Sunday, December 09, 2001

Diversions account for most complaints


Flight deviations blamed on weather, safety concerns

By James Pilcher
The Cincinnati Enquirer

        HEBRON — When the last new runway at the Cincinnati/Northern Kentucky International Airport became operational, a phone line was set up for complaints or comments from area residents about noise or errant flights.

        More than 99 percent of the complaints were about flights that deviated for weather or safety concerns, airport noise abatement manager Barb Schempf says.

        “But we do track all the calls and try to get a response to each one,” Ms. Schempf says.

        Between 1991 and 2000, the line registered 27,856 calls, with the high of 5,709 coming in 1992 — the second year after the opening of the last runway to be built.

        That compares with a low of 1,384 in 2000 and 1,435 recorded through September this year.

        Ms. Schempf points out that 1,845 out of 3,444 calls made in 1998 were made by one caller. Airport officials would not disclose the person who made those calls, because of privacy concerns, but say repeat callers make the majority of complaints. As recently as September, the line registered 83 out of 140 calls from a single resident.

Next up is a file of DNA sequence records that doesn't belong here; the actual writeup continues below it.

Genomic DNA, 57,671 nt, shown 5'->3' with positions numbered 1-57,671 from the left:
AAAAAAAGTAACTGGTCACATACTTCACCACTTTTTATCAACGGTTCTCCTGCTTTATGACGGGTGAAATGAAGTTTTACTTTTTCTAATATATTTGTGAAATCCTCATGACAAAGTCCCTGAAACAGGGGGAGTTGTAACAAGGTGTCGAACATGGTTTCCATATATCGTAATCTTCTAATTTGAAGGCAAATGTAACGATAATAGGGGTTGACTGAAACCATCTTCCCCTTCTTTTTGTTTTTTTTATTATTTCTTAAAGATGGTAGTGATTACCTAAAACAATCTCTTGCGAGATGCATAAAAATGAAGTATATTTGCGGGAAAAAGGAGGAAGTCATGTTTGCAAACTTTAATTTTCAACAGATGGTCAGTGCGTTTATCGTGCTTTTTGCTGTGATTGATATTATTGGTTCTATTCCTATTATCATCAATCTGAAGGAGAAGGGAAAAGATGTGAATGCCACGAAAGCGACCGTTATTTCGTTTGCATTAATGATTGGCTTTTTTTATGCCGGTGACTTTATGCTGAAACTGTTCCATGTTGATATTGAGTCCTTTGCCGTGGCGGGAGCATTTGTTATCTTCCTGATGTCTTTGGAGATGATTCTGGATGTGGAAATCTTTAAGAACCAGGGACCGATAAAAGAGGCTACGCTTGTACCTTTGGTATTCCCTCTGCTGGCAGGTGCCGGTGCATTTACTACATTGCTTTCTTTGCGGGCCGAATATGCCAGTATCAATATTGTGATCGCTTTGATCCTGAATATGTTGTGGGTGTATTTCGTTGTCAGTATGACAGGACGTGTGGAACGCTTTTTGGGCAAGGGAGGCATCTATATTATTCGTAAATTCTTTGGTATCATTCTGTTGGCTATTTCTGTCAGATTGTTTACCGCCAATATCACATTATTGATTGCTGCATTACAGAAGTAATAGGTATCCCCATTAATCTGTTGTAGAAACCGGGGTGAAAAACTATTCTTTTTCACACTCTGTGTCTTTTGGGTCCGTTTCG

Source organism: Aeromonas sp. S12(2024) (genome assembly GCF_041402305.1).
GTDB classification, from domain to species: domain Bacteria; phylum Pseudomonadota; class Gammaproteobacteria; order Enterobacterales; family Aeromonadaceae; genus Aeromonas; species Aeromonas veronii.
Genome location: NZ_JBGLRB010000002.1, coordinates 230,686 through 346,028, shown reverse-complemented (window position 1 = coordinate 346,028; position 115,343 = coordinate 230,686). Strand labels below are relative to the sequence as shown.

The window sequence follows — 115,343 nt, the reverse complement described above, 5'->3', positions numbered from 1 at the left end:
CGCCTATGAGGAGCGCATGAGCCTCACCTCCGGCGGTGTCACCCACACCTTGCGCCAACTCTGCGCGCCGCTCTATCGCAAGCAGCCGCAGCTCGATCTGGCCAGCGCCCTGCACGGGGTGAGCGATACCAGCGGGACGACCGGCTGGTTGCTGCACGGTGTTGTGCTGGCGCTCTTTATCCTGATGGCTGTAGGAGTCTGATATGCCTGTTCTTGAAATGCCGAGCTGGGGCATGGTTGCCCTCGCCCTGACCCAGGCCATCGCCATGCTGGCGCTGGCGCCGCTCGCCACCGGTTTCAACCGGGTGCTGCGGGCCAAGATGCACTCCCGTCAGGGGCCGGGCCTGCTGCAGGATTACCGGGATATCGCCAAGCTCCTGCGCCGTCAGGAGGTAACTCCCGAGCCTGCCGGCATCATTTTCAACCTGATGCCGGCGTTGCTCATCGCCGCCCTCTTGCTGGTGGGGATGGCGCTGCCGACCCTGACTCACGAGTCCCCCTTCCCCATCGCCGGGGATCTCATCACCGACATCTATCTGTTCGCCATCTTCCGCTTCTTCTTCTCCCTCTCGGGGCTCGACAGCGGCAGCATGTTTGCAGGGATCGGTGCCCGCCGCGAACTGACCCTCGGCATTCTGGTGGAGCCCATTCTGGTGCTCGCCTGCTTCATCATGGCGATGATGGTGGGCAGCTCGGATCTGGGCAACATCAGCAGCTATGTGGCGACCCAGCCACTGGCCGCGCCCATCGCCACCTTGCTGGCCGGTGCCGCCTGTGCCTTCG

Despite this, Ms. Schempf says every complaint is checked against the air traffic logs and a computer system that tracks flights, times and the runway used — normally on a three-day delay. If a discrepancy is found, a letter is sent to the control tower and corresponding airline to find out what happened.

        Randy Brindley, vice chairman of the local branch of the National Air Traffic Controllers Association, says that any time standard procedures are not followed, it must be logged and a reason given.

        Sometimes, a complaint comes in that was the fault of a pilot or an air traffic controller that did not have a legitimate reason to violate standard procedure.

        But Ms. Schempf says that has happened only twice in 2001, and while the airport has no way to enforce the rules, officials with both airlines and at the control tower say there are repercussions.

        “We take it very seriously,” says Comair's manager of flight standards, Michael Piper. “So in the rare occasions it happens, we really work on retraining, and sometimes it means better communication with our pilots.”

       To complain about airplane noise, call in the time and location of the particular flight to (859) 767-7020; fax it to (859) 767-4818; or e-mail it to noise@cvgairport.com.

       



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